Surely the handsome cowboy can't be serious. Lucy Hall's father wants to see her? Now? After years of being brushed aside, Lucy's in no hurry to rush to the man's deathbed. And just as Wade Miller rode into town to bring her father's message, he can ride right back out with hers. But before Wade can leave, Lucy finds herself witness to a terrible crime, with a killer on her trail. In this storm of trouble, she'll take any shelter she can find--even if it means going to her father after all. Yet safety comes at a high price when time with the Dakota cowboy puts at risk the one thing Lucy's always protected--her heart.
There are no customer reviews available at this time. Would you like to write a review?
July 01, 2010
Number of Print Pages*
Adobe DRM EPUB
* Number of eBook pages may differ. Click here for more information.
Excerpt from Dakota Cowboy by Linda Ford
Summer 1896, Dry Creek, North Dakota
He looked like any one of the hundred different cowboys who came in pretending they wanted a nice meal in a fancy dining room when what they really wanted was to eyeball the girl serving the food.
Yes, he looked like every other cowboy except for his steady eyes and how quiet and still he held himself, all watchful and calm.
Eighteen-year-old Lucy Hall served dozens of men like him every day--ignoring their invitations to walk her home, smiling at their jokes, ducking away from those who would steal a touch. None of them made her look twice.
It was the way he seemed so self-assured, so peaceful with himself that drew her glance to him time after time. Often she caught a little smile on his lips as he overheard something from a nearby table. She wished she could share his amusement, grab hold a bit of his calmness. He gave her the feeling all was right with his world.
Lucy hesitated just a fraction on her way to get his order. No one would have noticed the slight pause if they'd cared to glance up from their meal. Only she knew the way her heart skittered with something akin to the nervousness she'd felt the first day she'd worked in the Dry Creek Hotel dining room.
"Morning, sir, what can I get you?" The words caught on the back of her tongue, but she would not clear her throat and cause any of the patrons to glance her way nor give them reason to tease her.
He smiled. His eyes were blue-green, like pond water on a bright day. He owned an unruly mop of blond curls.
Her cheeks heated as if seared by a July sun.
"You here alone?"
The sunshine threatened to blind her, though she knew the curtains muted the morning light. Her feeling of being shone upon had come from his smile, his eyes. She pulled her thoughts into orderly control and turned her concentration to his question. Was the man joshing? No, she sadly mused. Only like a hundred other cowboys wanting to sweet-talk her. She knew how to handle them. Tease them. Pretend to play along with their nonsense while guarding her words, her thoughts and her emotions. "Let's see. Apart from--" she glanced around the room "--about a dozen others and Harry and Hettie in the kitchen, yup, I'm pretty much alone."
He tipped his head back and laughed. "Guess that was a stupid question. It's just that I was told--I wondered if there was another girl helping you."
Lucy's nerves danced in accompaniment to his chuckle. She sniffed in air heavy with the smell of bacon and fried potatoes. He was like a hundred others she saw every day.
Only he wasn't. She wished she could put her finger on what made him different--besides the fact he made her nervous and excited all at once.
"I'll have a good-sized breakfast, please and thank you."
Please and thank you. Well, that was different. "Eggs? Sausage? Bacon? Steak? Hash browns?"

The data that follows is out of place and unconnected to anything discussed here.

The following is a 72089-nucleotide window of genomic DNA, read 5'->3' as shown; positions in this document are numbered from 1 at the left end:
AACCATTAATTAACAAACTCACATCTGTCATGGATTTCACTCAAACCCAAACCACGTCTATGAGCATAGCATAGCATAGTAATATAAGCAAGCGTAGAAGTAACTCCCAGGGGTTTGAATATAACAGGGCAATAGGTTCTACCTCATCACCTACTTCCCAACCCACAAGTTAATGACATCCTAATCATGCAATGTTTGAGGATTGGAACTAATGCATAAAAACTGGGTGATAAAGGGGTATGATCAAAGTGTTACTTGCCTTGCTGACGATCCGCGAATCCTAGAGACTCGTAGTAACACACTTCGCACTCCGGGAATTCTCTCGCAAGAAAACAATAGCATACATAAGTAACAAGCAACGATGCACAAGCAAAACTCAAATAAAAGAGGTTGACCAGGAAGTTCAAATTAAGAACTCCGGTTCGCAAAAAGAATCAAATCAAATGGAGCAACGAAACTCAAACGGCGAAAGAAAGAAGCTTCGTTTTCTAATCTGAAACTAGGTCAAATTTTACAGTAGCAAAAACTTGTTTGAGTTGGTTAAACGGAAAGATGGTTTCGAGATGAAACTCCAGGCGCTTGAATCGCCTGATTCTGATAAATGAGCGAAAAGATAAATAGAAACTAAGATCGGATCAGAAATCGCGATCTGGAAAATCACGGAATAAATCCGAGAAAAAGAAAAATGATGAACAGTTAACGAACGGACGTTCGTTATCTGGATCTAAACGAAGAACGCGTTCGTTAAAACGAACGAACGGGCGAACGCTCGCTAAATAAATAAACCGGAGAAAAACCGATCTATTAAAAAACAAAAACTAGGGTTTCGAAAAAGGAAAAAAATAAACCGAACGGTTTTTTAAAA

"Yup. The works, if you don't mind. I'm feeling just a mite hungry."
She chuckled. "Better bring a pocket full of bills if you ever develop a big hunger."
He favored her with another white-toothed smile. That was different, too. Most cowboys neglected their teeth, allowing the tobacco so many chewed to discolor them in a most atrocious way. "And coffee, please."
Lucy left the table, walked over to the pass-through window and called, "Starving Bachelor's Special."
Hettie snorted. "Pile it high?"
"Man says he's a mite hungry."
Lucy reached for a fine-china teacup and saucer. She loved the way so many of the men sputtered when she handed them the dainty things. She'd chuckle and leave them struggling to figure out how to hold the tiny handle. She filled the cup with scalding coffee and took it to the cowboy who picked it up with perfect calmness. Yes, that was different, too. This man was beginning to interest her. Who was he and what was he doing in the Dry Creek dining room?
She refilled a few more customers coffee cups before returning the coffeepot to the stove.
"Bachelor breakfast ready." Hettie wiped her sweaty brow on her wide, white apron.
Lucy grabbed the waiting plate of food and took it to the quiet cowboy.
He dropped his gaze to his plate. She could practically hear the rush of juice in his mouth. He held his fork and knife, poised as if ready to do battle with the teetering pile of food.
She sensed his reluctance to eat while she hovered at his side. "I'll bring more coffee."
Still, she hesitated wanting...she knew not what.
But she had other things to attend to and she took the coffeepot and began to refill cups on other tables.
"Lucy gal, order up," Hettie called in her beefy voice.
"Oh, Lucy gal, you can order me up whenever you want."
Lucy filled the leering man's cup and ducked out of reach.
"Lucy gal, Lucy gal." A row of patrons--all male, all ranchers and rough cowboys--hoisted their cups and leaned over, begging for refills.
Lucy hurried down the line, dancing out of reach, laughing at their teasing. There was a time they had scared her, made her tense and anxious. She soon learned the best way to deal with them was to turn it into a game. That way they all had fun. And if anyone got rowdy or out of line, Harry, Hettie's husband and owner of the dining room, would hustle them out the door so fast they dug ruts in the polished wooden floor. Harry tolerated no unruly or rude behavior, and Harry was brawny enough that no one argued with his rules.
She took the coffeepot to the hungry cowboy and refilled his cup.
"You're Lucy?" he asked.
She tipped her head to one side and planted a finger in the middle of her chin. "Now, I can't imagine how you'd know that. Oh, unless it's because the name has been hooted, bandied about and generally abused for the last ten minutes."